Galileo is Europe's global navigation satellite system. It provides accurate and reliable positioning and timing information, used for example in your mobile phones, your cars (and in the future autonomous and connected cars), railways, aviation and other sectors. Galileo has been operational since December 2016, when it started offering services to public authorities, businesses and citizens.
- Galileo allows users to know their exact position with greater precision than what is offered by other available systems.
- The products that people use every day, from the navigation device in your car to mobile phones, benefit from the increased accuracy that Galileo provides.
- Critical, emergency response-services benefit from Galileo.
- Galileo’s services will make Europe’s roads and railways safer and more efficient.
- Galileo provides Europe and European citizens with independence and sovereignty, an array of environmental benefits and several new services specific to the Galileo programme (Open Service, Commercial Service, Search and Rescue).
Europe launched its first two operational satellites for Galileo on 21 October 2011. In total, the Galileo constellation will consist of 30 satellites, while the ground segment contains control centers located in Europe, and a network of sensor stations and uplink stations installed around the globe.
Galileo services and applications
Galileo is currently offering three Services:
- Open Service: a free mass-market service for positioning, navigation and timing;
- Public Regulated Service: for authorised users of EU Member States, such as defence, civil protection services, customs officers,police, etc. This system is particularly robust and fully encrypted to provide service continuity during emergencies or crisis situations.
- Search and Rescue Service: Europe’s contribution to the international distress beacon locating organisation COSPAS-SARSAT. Galileo's data helps to locate beacons and rescue people in distress in every kind of environment. Galileo/SAR bring a unique and innovative feature, the Return Link, that sends a message back to the transmitting beacon, informing the person in distress that the call has been received and located.
These services are free of charge and are available for citizens, business and authorities.
Galileo Services are managed by the EU Agency for the Space Programme (EUSPA), based in Prague, Czech Republic.
For more information about Galileo Services and on the Galileo system status, please visit the European GNSS Service Center
Why the EU needs Galileo
Many sectors of the European economy rely on precise localisation. The market for satellite navigation services has been growing steadily and is expected to be worth €250 billion per year by 2022. Today, around 7% of the EU economy is dependent on the availability of global navigation satellite signals. This includes transport, logistics, telecommunications and energy. This includes direct revenues for the space, receivers, and applications industries, and indirect revenues for society such as more effective transport systems, more effective rescue operations, etc.
Galileo ensures the sovereignty and independence of Europe in the fields of Navigation and timing.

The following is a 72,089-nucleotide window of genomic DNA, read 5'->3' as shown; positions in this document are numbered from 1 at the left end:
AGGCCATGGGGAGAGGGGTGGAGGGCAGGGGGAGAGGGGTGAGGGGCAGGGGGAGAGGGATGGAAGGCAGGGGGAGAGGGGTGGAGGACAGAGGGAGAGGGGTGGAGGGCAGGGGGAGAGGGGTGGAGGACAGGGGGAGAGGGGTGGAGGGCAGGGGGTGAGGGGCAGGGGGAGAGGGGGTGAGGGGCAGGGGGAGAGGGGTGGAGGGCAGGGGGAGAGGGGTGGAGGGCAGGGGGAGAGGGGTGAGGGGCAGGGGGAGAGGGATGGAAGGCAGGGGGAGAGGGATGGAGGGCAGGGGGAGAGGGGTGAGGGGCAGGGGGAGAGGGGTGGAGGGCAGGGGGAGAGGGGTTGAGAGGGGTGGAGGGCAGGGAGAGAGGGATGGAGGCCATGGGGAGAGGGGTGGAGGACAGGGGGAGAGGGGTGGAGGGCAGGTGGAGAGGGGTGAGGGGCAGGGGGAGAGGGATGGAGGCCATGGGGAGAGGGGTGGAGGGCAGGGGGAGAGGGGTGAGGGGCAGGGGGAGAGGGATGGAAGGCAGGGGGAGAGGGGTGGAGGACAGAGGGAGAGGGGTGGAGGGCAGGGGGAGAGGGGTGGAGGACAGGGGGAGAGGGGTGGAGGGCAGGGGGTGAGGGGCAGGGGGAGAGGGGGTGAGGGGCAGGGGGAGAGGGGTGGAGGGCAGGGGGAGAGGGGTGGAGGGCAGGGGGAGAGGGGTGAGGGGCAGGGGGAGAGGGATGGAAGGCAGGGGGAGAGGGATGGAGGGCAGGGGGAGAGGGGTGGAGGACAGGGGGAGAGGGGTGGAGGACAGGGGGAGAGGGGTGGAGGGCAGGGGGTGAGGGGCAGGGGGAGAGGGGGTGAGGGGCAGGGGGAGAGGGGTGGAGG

Galileo helps strengthen the competitiveness of our industry. Space is a source of industrial excellence and technological development with several potential spill-over effects into other sectors.
The goals of the EU’s satellite navigation programmes (Galileo and EGNOS) are to:
- achieve technological independence with respect to other global navigation satellite systems
- mobilise the economic and strategic advantages of having European control over the continuous availability of satellite navigation services
- facilitate the development of new products and services based on satellite signals
- generate related technological benefits for research, development, and innovation
What the European Commission does
The European Commission analyses the impact that satellite navigation has on competitiveness in four main segments of the EU economy:
- Upstream – the contribution of the European space industry to the building of global satellite navigation systems
- Service provision – European businesses supplying commercial or public positioning, navigation, or timing services
- Downstream – the European applications industry, which depends on service provision to supply the hardware and software needed to exploit satellite signals
- End users – businesses using services and applications provided by satellite signals.
The Galileo programme is fully funded and owned by the EU.
The European Commission has overall responsibility for the programme, managing and overseeing the implementation of all activities on behalf of the EU.
Galileo's deployment, its design, and the development of the new generation of systems and the technical development of infrastructure is entrusted to the European Space Agency (ESA).
The Commission has delegated the operational management of the programme to EUSPA, which oversees how Galileo infrastructure is used and ensures that Galileo services are delivered as planned and without interruption.
➡️ Find out more about how Galileo impacts our lives at: https://www.gsa.europa.eu/